Kate Burke

At 25, she dreams of making a great city even greater

Kate Burke
Young Kwak
Kate Burke picks cherries for the Spokane Edible Tree Project.

Somewhere between Missoula and Spokane, Kate Burke steps off her bicycle to return phone calls and tap out text messages, because even when on vacation she has work to do. As an avid volunteer, committee chair, activist and advocate, Burke has deeply embedded herself in a wide variety of efforts to reshape the Lilac City for the better.

"We don't have the option to let someone else take care of the problems," she says. "It's cool to be a part of the first steps toward change."

In a larger city like Portland or Seattle, opportunities to get involved or serve on advisory boards can be competitive or exclusive, she says. In Spokane, there's always more work than bodies.

Burke, 25, seems to make up for at least three or four people — serving as director of development and communications at the Lands Council, cofounder of the Spokane Edible Tree Project, chair of the Spokane Bicycle Advisory Board and a board member of Project Hope.

With the election season here, Burke says she also has tried to volunteer for a number of local candidates and causes.

"I'm really busy," she says. "I try to go to a lot of events."

Kat Hall, who works alongside Burke at the Lands Council, says Burke brings an intense energy to her work and a passion for bringing people together for good. Her networking and outreach efforts have helped raise the council's profile in the past two years and build new partnerships.

"She's very active," Hall says. "She doesn't stop. She's always moving. ... She's definitely a go-getter."

Change should be tangible. Last year, Burke helped launch the Spokane Edible Tree Project, modeled after a similar program in Portland, that identifies unused fruit trees or orchards and collects the bounty for distribution through local food banks. Burke works alongside the small "gleaning mob" of volunteers, balancing on ladders and filling boxes with cherries, plums or other fresh produce.

"It's really rewarding," she says. "There's a very limited number of people who are doing things."

Burke also contributes to the Project Hope program that conducts youth outreach and jobs training. Project Hope also focuses on building new connections with food by teaching farming and gardening techniques to children ages 11 to 18. The project helps develop résumé-building skills and connects participants to internship opportunities.

"Kate works tirelessly to create a community where fresh, healthy food is available to all residents," writes Jamie Borgan with Project Hope, "and as a true leader within this community, she does this by modeling qualities of hard work, passion, and participation."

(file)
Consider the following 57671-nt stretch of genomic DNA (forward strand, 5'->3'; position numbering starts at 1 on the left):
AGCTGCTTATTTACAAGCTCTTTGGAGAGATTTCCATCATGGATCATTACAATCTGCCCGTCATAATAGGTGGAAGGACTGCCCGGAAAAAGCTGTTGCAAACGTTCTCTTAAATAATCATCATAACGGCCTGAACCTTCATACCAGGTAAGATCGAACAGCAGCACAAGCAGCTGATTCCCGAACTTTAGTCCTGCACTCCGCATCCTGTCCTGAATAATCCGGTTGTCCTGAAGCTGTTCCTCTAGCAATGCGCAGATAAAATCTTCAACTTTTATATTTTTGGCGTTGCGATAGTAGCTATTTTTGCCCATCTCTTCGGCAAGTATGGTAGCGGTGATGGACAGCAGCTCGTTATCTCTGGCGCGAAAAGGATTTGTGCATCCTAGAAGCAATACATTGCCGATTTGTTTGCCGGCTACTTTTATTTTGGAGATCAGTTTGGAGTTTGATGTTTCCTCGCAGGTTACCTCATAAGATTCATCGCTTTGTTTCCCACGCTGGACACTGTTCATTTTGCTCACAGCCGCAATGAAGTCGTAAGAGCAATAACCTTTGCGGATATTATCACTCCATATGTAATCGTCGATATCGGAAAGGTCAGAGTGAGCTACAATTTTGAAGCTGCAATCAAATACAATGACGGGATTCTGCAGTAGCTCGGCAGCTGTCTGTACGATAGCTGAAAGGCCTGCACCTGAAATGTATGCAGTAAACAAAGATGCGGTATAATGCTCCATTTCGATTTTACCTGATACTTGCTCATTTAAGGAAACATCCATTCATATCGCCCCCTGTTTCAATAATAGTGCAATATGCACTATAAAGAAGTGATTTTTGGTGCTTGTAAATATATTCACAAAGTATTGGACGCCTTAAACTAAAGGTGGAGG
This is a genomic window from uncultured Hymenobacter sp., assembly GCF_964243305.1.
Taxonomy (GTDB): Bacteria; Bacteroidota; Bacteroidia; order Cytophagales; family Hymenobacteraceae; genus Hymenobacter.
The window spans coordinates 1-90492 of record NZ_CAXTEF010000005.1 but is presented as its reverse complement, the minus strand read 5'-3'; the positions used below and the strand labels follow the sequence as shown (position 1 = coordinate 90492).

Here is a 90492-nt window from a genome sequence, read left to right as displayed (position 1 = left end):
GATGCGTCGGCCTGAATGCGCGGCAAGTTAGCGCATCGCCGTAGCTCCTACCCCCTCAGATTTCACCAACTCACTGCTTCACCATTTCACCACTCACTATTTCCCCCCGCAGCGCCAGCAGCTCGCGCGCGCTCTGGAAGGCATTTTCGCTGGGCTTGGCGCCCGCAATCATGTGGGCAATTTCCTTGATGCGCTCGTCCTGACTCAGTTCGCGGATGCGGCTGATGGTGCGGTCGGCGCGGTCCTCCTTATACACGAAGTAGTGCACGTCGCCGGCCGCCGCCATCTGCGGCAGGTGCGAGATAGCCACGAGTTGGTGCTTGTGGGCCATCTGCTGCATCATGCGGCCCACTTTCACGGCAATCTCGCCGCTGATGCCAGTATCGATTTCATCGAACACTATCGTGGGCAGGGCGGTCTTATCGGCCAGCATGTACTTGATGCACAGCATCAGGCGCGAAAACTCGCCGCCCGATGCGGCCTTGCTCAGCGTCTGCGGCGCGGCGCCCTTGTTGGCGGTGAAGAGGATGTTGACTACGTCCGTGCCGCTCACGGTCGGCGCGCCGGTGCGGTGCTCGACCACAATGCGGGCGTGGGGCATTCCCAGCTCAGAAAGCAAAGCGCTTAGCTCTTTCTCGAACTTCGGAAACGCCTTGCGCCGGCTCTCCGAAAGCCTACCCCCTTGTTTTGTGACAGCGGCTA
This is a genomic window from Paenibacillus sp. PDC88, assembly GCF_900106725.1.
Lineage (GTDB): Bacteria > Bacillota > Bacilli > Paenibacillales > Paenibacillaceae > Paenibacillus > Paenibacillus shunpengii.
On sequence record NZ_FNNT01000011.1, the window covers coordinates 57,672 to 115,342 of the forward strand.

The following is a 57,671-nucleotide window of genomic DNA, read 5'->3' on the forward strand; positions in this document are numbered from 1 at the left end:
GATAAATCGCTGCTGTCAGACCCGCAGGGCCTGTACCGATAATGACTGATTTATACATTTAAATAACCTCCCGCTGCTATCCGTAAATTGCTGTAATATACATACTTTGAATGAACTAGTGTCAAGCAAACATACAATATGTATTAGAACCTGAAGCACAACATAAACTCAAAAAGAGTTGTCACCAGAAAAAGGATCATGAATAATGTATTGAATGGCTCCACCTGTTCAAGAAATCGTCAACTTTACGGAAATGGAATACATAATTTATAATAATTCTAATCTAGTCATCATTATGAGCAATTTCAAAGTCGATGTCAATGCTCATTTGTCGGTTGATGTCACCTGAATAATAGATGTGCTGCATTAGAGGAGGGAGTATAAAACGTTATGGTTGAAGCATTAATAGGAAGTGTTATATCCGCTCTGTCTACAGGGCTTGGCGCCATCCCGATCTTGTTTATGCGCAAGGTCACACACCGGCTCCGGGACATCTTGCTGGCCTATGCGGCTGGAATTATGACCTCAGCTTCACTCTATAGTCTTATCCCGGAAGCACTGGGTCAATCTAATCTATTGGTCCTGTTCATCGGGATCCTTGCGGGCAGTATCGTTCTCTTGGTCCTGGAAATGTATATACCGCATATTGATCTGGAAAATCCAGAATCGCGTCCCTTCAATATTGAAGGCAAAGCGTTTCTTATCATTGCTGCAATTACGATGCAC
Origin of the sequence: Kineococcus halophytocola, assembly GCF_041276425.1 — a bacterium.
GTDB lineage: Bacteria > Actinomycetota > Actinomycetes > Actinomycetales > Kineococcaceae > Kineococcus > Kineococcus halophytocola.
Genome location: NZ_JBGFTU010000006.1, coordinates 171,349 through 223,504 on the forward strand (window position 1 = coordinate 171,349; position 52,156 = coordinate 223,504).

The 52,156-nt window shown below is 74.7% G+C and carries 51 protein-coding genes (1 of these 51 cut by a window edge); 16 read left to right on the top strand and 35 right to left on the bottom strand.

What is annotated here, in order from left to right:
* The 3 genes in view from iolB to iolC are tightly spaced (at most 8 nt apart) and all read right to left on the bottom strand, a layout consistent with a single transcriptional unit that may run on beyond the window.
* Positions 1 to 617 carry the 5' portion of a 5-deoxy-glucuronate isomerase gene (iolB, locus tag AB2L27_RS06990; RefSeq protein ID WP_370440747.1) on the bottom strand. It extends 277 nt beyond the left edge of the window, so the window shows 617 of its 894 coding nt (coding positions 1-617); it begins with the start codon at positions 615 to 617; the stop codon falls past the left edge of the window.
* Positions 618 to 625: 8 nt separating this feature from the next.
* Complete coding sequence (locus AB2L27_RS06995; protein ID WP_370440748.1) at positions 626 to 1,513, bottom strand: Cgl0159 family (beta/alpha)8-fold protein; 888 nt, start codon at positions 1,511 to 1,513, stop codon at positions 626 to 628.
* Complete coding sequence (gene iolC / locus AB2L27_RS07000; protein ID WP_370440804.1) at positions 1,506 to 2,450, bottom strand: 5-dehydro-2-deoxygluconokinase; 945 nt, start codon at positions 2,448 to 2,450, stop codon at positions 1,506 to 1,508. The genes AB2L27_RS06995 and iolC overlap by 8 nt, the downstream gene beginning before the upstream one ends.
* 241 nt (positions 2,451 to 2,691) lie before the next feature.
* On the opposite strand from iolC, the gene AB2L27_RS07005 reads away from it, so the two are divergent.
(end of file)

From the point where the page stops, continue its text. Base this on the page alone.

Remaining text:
Burke says her work with the Lands Council helps pull together many of her interests in environmental protection and community involvement.

"It's really challenging," she says. "I've never really done anything like this before. ... I've been pretty much working my whole life to lead up to this."

Born and raised in Spokane, Burke serves as a tireless booster. She says she has enjoyed watching the city evolve and improve in recent years. She says more people choose to live here and invest in making it a vibrant community.

"It's moving," she says. "Things are being built."

Burke says she keeps a sort of to-do list for her hometown — things like new programs, venues or events. She has already checked off several items over the past two years.

It's re-energizing every time something gets crossed off the list. It helps keep her motivated. Because then she can replace that item with a new, more ambitious goal.

"Spokane's moving in a really awesome direction," she says. "It can [still] be more amazing than it already is. I love Spokane." ♦

Name: Kate Burke

Age: 25

Positions: Director of development and communications at the Lands Council; president of the Spokane Edible Tree Project; chairwoman of the Spokane Bicycle Advisory Board

I give back because: I want Spokane to be an even better city than it is.

I look up to: My parents. [Without them] I couldn't have done any of this. I also look up to our city council right now. They're doing a really good job right now of working together and making things happen.

I wish: that there was more investment in the younger generation in Spokane.

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About The Author

Jacob Jones

Staff writer Jacob Jones covers criminal justice, natural resources, military issues and organized labor for the Inlander.